Appl Clin Inform 2013; 04(03): 419-427
DOI: 10.4338/ACI-2013-05-RA-0033
Research Article
Schattauer GmbH

Retrospective Derivation and Validation of a Search Algorithm to Identify Emergent Endotracheal Intubations in the Intensive Care Unit

N.J. Smischney
1  Department of Anesthesiology, Mayo Clinic, Rochester, Minnesota
2  Multidisciplinary Epidemiology and Translational Research in Intensive Care (METRIC), Mayo Clinic, Rochester, Minnesota
,
V.M. Velagapudi
1  Department of Anesthesiology, Mayo Clinic, Rochester, Minnesota
,
J.A. Onigkeit
1  Department of Anesthesiology, Mayo Clinic, Rochester, Minnesota
,
B.W. Pickering
1  Department of Anesthesiology, Mayo Clinic, Rochester, Minnesota
2  Multidisciplinary Epidemiology and Translational Research in Intensive Care (METRIC), Mayo Clinic, Rochester, Minnesota
,
V. Herasevich
1  Department of Anesthesiology, Mayo Clinic, Rochester, Minnesota
2  Multidisciplinary Epidemiology and Translational Research in Intensive Care (METRIC), Mayo Clinic, Rochester, Minnesota
,
R. Kashyap
1  Department of Anesthesiology, Mayo Clinic, Rochester, Minnesota
2  Multidisciplinary Epidemiology and Translational Research in Intensive Care (METRIC), Mayo Clinic, Rochester, Minnesota
› Author Affiliations
Further Information

Correspondence to:

Nathan J. Smischney, MD
Department of Anesthesiology
Mayo Clinic
200 First St SW, Rochester, MN 55905

Publication History

received: 20 May 2013

accepted: 15 August 2013

Publication Date:
16 December 2017 (online)

 

Summary

Background: The development and validation of automated electronic medical record (EMR) search strategies are important in identifying emergent endotracheal intubations in the intensive care unit (ICU).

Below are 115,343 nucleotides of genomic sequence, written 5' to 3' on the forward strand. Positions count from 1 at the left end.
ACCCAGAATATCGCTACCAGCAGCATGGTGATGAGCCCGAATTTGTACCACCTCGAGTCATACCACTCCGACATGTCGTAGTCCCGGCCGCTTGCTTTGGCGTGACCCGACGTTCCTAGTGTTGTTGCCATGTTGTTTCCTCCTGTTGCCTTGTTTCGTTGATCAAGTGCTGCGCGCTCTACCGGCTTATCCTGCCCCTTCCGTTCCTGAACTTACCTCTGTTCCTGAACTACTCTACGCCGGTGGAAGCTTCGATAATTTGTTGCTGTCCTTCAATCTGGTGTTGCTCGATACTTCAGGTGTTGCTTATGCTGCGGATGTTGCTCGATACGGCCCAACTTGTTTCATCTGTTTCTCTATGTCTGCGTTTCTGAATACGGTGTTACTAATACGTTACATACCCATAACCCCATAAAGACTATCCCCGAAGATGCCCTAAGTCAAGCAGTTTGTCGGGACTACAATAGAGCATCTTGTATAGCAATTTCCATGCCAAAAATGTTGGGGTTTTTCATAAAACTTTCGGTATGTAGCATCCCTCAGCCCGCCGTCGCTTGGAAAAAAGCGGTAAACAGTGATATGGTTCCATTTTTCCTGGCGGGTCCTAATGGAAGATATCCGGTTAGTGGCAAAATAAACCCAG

Objective: To develop and validate an automated search algorithm (strategy) for emergent endotracheal intubation in the critically ill patient.

Methods: The EMR search algorithm was created through sequential steps with keywords applied to an institutional EMR database. The search strategy was derived retrospectively through a secondary analysis of a 450-patient subset from the 2,684 patients admitted to either a medical or surgical ICU from January 1, 2010, through December 31, 2011. This search algorithm was validated against an additional 450 randomly selected patients. Sensitivity, specificity, and negative and positive predictive values of the automated search algorithm were compared with a manual medical record review (the reference standard) for data extraction of emergent endotracheal intubations. Results: In the derivation subset, the automated electronic note search strategy achieved a sensitivity of 74% (95% CI, 69%-79%) and a specificity of 98% (95% CI, 92%-100%). With refinements in the search algorithm, sensitivity increased to 95% (95% CI, 91%-97%) and specificity decreased to 96% (95% CI, 92%-98%) in this subset. After validation of the algorithm through a separate patient subset, the final reported sensitivity and specificity were 95% (95% CI, 86%-99%) and 100% (95% CI, 98%-100%).

Conclusions: Use of electronic search algorithms allows for correct extraction of emergent endotracheal intubations in the ICU, with high degrees of sensitivity and specificity. Such search algorithms are a reliable alternative to manual chart review for identification of emergent endotracheal intubations.


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Conflict of Interest

The authors have no conflicts of interest in the research.


Correspondence to:

Nathan J. Smischney, MD
Department of Anesthesiology
Mayo Clinic
200 First St SW, Rochester, MN 55905